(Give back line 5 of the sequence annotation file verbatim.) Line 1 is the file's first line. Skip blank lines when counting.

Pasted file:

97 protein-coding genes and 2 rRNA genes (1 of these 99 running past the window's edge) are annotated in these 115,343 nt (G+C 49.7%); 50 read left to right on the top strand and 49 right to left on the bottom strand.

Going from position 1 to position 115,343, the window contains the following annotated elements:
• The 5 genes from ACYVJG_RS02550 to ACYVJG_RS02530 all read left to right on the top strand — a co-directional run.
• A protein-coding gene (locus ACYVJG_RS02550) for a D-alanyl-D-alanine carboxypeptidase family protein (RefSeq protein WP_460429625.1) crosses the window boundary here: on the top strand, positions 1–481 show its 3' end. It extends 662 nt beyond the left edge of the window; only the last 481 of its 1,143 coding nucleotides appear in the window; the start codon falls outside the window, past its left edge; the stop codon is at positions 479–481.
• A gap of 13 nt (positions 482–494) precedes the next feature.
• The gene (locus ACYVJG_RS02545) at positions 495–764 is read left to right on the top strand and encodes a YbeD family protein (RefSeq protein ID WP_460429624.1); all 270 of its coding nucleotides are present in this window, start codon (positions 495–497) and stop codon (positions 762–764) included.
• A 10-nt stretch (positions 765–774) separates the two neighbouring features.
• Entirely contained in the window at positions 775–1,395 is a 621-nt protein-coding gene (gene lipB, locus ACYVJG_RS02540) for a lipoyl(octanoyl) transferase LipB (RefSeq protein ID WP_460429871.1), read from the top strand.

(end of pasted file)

• A gap of 13 nt (positions 482–494) precedes the next feature.